Should Highway 99 be upgraded to an interstate highway? Maybe not, local leaders in several San Joaquin Valley counties now say.
Less than three years after the Valley's busiest road was designated a candidate for interstate status, there is growing sentiment that adding lanes would be a better investment than raising bridges, removing interchanges and making other alterations that might be needed to meet interstate standards.
"I think that lane enhancement is going to do more for economic development than a sign out there that says it's an interstate," Clovis City Council Member Harry Armstrong, chairman of the Fresno County Transportation Authority, said at a recent meeting of county leaders.
At that meeting, the Council of Fresno County Governments nevertheless voted to fund its share of a proposed $115,000 study on the economic benefits of interstate conversion.
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The panel was motivated, at least partly, by questions here and elsewhere about how great those benefits might actually be, as opposed to intangible effects such as civic pride.
"The reason to move ahead with the economic study [is] simply to put that argument to rest," said the council's executive director, Barbara Goodwin. If the study bore out the conversion's benefits, then the region's decision-makers could follow up with a second $500,000 study that would flesh out its costs, Goodwin said.
Besides Fresno County, the six other San Joaquin Valley counties along Highway 99 would also be asked to help pay for the studies, as would Caltrans. But at least three of the counties are already on record opposing interstate status.
According to Caltrans' two-year-old Highway 99 Corridor Enhancement Master Plan, if an interstate conversion took place, the highway would probably be renamed Interstate 7 or Interstate 9. An Interstate 99 already exists in Pennsylvania, and the interstate numbering system generally assigns lower numbers to the western United States.
The same master plan also estimated that it would cost $6 billion to finish widening Highway 99 to six lanes from Bakersfield to Stockton and make other needed improvements. Some of that work is already under way, such as a widening and realignment in the Fairmead area north of Madera.
In contrast, the plan estimated that it would cost an additional $14 billion to $19 billion to bring Highway 99 to interstate standards, unless some of those requirements were waived. The standards address such issues as the minimum clearance under bridges, width of shoulders and distance between interchanges.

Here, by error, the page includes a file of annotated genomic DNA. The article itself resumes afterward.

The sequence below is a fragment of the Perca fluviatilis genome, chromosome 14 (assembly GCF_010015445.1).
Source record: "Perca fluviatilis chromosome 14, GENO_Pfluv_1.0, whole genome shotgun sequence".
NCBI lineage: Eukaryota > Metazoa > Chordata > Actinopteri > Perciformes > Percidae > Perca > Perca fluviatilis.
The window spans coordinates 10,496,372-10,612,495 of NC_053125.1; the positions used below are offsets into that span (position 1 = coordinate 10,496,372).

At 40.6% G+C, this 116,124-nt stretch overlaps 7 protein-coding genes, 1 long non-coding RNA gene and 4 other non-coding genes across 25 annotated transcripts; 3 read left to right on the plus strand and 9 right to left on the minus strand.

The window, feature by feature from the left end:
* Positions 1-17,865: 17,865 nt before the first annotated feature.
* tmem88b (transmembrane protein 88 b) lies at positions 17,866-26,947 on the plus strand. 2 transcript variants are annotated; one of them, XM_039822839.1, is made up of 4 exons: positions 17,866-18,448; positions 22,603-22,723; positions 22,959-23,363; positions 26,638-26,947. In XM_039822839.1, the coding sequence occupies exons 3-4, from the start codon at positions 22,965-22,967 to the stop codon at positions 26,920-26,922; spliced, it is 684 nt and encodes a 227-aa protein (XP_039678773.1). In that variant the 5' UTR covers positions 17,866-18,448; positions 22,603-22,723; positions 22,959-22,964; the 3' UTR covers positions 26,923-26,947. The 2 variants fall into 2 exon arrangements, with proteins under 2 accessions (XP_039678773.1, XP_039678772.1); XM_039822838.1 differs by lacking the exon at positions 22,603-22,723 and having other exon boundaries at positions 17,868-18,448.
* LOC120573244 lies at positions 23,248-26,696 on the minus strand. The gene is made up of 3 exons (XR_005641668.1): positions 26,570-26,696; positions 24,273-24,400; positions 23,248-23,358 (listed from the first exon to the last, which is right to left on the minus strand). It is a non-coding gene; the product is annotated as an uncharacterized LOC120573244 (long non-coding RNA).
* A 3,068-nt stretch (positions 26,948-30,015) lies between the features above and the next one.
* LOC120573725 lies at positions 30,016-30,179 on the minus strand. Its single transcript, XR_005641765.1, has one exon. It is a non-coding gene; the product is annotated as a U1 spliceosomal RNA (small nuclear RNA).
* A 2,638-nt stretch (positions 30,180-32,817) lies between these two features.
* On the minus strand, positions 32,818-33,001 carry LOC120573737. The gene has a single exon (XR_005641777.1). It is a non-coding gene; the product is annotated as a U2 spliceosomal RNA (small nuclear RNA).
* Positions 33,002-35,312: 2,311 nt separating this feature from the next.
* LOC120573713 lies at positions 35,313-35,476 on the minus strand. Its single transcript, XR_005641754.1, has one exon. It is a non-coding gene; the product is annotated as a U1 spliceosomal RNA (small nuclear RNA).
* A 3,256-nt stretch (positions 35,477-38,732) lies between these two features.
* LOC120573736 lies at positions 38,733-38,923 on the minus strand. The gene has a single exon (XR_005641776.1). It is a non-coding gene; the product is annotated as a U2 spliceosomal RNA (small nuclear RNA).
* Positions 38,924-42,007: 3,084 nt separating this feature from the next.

How many standards could be waived has not been determined. But a leading interstate advocate, Peter Weber, a co-chairman of Fresno's Regional Jobs Initiative, said he believes most could be.
"I don't see, as compared to other people, a lot of additional costs in going to the interstate designation," he said.
Weber, who notes that Fresno is the nation's largest city without direct interstate access, also takes issue with the idea that there is a choice to be made between interstate status and more lanes: "If we need three or four lanes, that's what we're going to do, whether we have an interstate or not."
It appears, however, that Weber and other interstate advocates have an uphill fight.
Already, the Merced County Association of Governments has voted not to pursue interstate status for Highway 99 any further.
The association won't even ante up for the economic study that the Fresno agency has voted to support, for fear of sending a message that it might yet support interstate status, said the association's executive director, Jesse Brown.
"The implication is that you would pursue it later," Brown said, "and there's just no interest in doing that."
Another opponent is the Kern Council of Governments, whose executive director, Ronald Brummett, says the agency is still willing to fund the economic study "because we think it will bear us out that it's not economically viable."
Since the master plan's completion, the state has widened several sections of Highway 99, including Selma to Kingsburg. It has also started work on the Fairmead project and secured funds for other sections, including Ashlan Avenue to Avenue 7 in Fresno and Goshen to Kingsburg in Tulare County.
Projects as yet unfunded total $1.5 billion for widening the rest of the highway to six lanes, and $900,000 to widen some segments from six to eight lanes.